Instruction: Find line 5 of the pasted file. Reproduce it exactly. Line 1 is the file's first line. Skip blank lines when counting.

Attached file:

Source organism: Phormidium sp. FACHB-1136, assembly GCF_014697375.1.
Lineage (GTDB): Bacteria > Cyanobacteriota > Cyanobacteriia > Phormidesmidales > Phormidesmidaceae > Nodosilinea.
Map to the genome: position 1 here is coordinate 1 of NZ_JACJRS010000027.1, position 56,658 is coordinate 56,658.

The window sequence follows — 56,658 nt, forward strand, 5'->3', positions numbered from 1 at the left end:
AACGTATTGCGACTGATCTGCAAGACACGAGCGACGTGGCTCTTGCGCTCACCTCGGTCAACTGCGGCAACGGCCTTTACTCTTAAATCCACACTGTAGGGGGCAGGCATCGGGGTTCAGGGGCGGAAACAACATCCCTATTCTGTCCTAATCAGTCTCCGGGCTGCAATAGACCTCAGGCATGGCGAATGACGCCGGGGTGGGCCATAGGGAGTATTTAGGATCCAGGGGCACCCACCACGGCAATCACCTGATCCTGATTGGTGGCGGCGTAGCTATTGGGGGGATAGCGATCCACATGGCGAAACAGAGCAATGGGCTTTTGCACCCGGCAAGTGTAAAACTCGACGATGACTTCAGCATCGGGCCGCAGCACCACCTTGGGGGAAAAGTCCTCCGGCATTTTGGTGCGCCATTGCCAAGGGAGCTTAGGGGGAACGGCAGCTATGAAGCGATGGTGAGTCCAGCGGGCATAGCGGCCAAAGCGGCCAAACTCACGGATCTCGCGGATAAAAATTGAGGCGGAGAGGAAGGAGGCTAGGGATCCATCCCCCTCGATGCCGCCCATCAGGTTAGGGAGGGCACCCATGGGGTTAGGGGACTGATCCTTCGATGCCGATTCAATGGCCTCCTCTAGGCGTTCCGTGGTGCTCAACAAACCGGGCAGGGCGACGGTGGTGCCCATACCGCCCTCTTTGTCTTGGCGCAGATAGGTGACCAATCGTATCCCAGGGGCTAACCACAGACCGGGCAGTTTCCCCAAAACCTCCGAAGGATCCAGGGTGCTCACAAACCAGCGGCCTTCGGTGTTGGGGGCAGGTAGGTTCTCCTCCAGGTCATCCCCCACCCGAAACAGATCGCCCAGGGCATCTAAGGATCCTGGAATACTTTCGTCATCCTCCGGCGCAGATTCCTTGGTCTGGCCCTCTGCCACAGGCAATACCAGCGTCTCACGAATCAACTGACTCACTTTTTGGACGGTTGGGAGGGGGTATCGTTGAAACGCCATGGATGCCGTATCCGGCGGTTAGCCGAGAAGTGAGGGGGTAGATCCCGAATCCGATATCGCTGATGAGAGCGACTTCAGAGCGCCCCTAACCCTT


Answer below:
AACGTATTGCGACTGATCTGCAAGACACGAGCGACGTGGCTCTTGCGCTCACCTCGGTCAACTGCGGCAACGGCCTTTACTCTTAAATCCACACTGTAGGGGGCAGGCATCGGGGTTCAGGGGCGGAAACAACATCCCTATTCTGTCCTAATCAGTCTCCGGGCTGCAATAGACCTCAGGCATGGCGAATGACGCCGGGGTGGGCCATAGGGAGTATTTAGGATCCAGGGGCACCCACCACGGCAATCACCTGATCCTGATTGGTGGCGGCGTAGCTATTGGGGGGATAGCGATCCACATGGCGAAACAGAGCAATGGGCTTTTGCACCCGGCAAGTGTAAAACTCGACGATGACTTCAGCATCGGGCCGCAGCACCACCTTGGGGGAAAAGTCCTCCGGCATTTTGGTGCGCCATTGCCAAGGGAGCTTAGGGGGAACGGCAGCTATGAAGCGATGGTGAGTCCAGCGGGCATAGCGGCCAAAGCGGCCAAACTCACGGATCTCGCGGATAAAAATTGAGGCGGAGAGGAAGGAGGCTAGGGATCCATCCCCCTCGATGCCGCCCATCAGGTTAGGGAGGGCACCCATGGGGTTAGGGGACTGATCCTTCGATGCCGATTCAATGGCCTCCTCTAGGCGTTCCGTGGTGCTCAACAAACCGGGCAGGGCGACGGTGGTGCCCATACCGCCCTCTTTGTCTTGGCGCAGATAGGTGACCAATCGTATCCCAGGGGCTAACCACAGACCGGGCAGTTTCCCCAAAACCTCCGAAGGATCCAGGGTGCTCACAAACCAGCGGCCTTCGGTGTTGGGGGCAGGTAGGTTCTCCTCCAGGTCATCCCCCACCCGAAACAGATCGCCCAGGGCATCTAAGGATCCTGGAATACTTTCGTCATCCTCCGGCGCAGATTCCTTGGTCTGGCCCTCTGCCACAGGCAATACCAGCGTCTCACGAATCAACTGACTCACTTTTTGGACGGTTGGGAGGGGGTATCGTTGAAACGCCATGGATGCCGTATCCGGCGGTTAGCCGAGAAGTGAGGGGGTAGATCCCGAATCCGATATCGCTGATGAGAGCGACTTCAGAGCGCCCCTAACCCTT